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Episode 3: Trust Is Not An Internal Control
Don’t Let Fraud Get The Best Of Your Business
When it comes to protecting your business or nonprofit organization, you can never be too careful. We don’t just say the phrase: “Trust is not an Internal Control” — we believe it. Scroll through this page to find a wide variety of helpful information, such as videos, infographics, articles and other tools that can be used to protect your most valuable asset.
Do you want to learn more about occupational fraud and what you can do to prevent it from taking over your business and undermining your success? Check out a few of the articles below.
“Fraud occurs in organizations and even small organizations and family-owned businesses like the ones we work with quite frequently,” says Annie Yoder. “It’s so often I hear: ‘I trusted that individual … I’ve worked with that person for 20 years.’ … Although trust is important, and you need to trust your employees, trust is not an internal control. It’s not going to stop fraud from happening in your organization.”
For the same reason you wouldn’t expect your eye doctor to repair your tooth, you shouldn’t depend on your annual audit to detect occupational fraud in your business.
ill the lack of internal control procedures result in the untimely demise of your business or organization? Studies show that if you don’t take action against fraudulent behavior today, tomorrow could be too late.
In its most recent version of The Report to the Nations on Occupational Fraud and Abuse, the Association of Certified Fraud Examiners (ACFE) analyzed 1,483 cases of occupational fraud, which resulted in losses totaling more than $3 billion. Of those cases, the ACFE found that businesses with 100 employees or less are more susceptible to financial losses as a result of the three categories of occupational fraud – corruption, asset misappropriation and financial statement fraud.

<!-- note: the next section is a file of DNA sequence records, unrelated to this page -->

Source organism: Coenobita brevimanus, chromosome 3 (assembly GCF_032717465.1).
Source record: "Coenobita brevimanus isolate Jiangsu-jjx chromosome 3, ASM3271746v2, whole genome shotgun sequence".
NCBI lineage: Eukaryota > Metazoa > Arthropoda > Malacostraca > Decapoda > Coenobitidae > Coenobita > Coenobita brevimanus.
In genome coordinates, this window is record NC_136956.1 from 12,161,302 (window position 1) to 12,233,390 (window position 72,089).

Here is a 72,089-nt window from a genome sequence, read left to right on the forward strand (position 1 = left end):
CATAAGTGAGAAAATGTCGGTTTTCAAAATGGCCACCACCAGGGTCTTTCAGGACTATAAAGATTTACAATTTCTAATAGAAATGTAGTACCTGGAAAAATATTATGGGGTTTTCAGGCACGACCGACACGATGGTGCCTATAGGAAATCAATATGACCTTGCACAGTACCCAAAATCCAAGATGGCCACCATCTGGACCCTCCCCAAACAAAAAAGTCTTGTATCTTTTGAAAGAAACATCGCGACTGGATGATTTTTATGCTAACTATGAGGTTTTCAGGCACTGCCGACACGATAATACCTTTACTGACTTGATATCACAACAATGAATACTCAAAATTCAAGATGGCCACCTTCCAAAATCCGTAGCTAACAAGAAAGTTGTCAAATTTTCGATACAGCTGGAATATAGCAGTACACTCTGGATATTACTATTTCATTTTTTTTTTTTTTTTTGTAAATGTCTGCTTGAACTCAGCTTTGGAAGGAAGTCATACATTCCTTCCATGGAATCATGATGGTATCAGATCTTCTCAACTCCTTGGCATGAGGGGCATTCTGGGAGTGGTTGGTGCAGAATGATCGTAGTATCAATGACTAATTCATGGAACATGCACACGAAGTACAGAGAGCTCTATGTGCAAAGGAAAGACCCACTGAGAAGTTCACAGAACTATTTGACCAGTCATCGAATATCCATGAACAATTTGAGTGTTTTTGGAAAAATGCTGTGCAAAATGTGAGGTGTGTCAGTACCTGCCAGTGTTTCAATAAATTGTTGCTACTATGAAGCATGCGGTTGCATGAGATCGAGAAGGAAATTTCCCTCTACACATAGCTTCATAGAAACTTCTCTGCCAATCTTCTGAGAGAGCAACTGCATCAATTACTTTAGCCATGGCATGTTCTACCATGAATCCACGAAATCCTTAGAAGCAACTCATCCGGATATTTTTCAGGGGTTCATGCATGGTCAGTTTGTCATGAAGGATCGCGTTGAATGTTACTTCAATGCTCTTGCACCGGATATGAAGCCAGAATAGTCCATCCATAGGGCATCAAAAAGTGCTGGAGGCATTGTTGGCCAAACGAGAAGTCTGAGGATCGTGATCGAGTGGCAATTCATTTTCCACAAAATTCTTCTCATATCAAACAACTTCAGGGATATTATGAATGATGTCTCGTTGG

Investigators have found that nearly one-third of all businesses victimized by fraud were lacking appropriate internal controls, leaving them open to the real threat of occupational fraud. Read on to learn cost-effective ways to protect your most important asset.
In today’s world, fraud is everywhere. In business. At the bank. On the playing field. And unfortunately, it’s even in the schools. You’d like to believe it’s not happening in your school district (and hopefully it’s not), and you want to feel like you can trust your team. But the fact of the matter is it’s your management’s responsibility to develop strong internal controls to prevent fraudulent activity and to implement procedures to help detect fraud.
Internal controls are processes and procedures designed to ensure that accounting data is properly authorized, recorded and reviewed to ensure its accuracy. These also include controls to ensure that physical assets are properly safeguarded to prevent misappropriation.
Whether it’s due to limited resources or staffing, you may find it difficult to find time to closely review the financial activity of various departments within your business. But here’s the thing: not doing detailed reviews can leave your business exposed to increased risk of error or fraud.
DID YOU KNOW? Fraud hotlines are the most effective way to prevent fraud in your business or organization.
to learn more about Red Flag Reporting
Check fraud is a growing problem in our business environment. Technology-savvy individuals can produce realistic counterfeit checks easily. All it takes is the right office banking account information and access to computers and other devises.
Have you evaluated the internal controls over the normal operations of your business? Do your operations routinely involve cash or other liquid assets changing hands? When was the last time that you evaluated those processes and the people who you count on to handle your day-to-day operations? All too often, the answer to that last question is “never.” Sadly, this leaves businesses at serious risk for internal fraud.
In an ideal environment, spending procedures begin with an approved requisition. Next, the funds are certified by approval of the purchase order. Finally, the expenditure is made by placing an order with a vendor or purchasing it directly from a local vendor. Sounds simple enough, right? It does, but even the simplest procedures can be difficult to implement and are often tested or circumvented.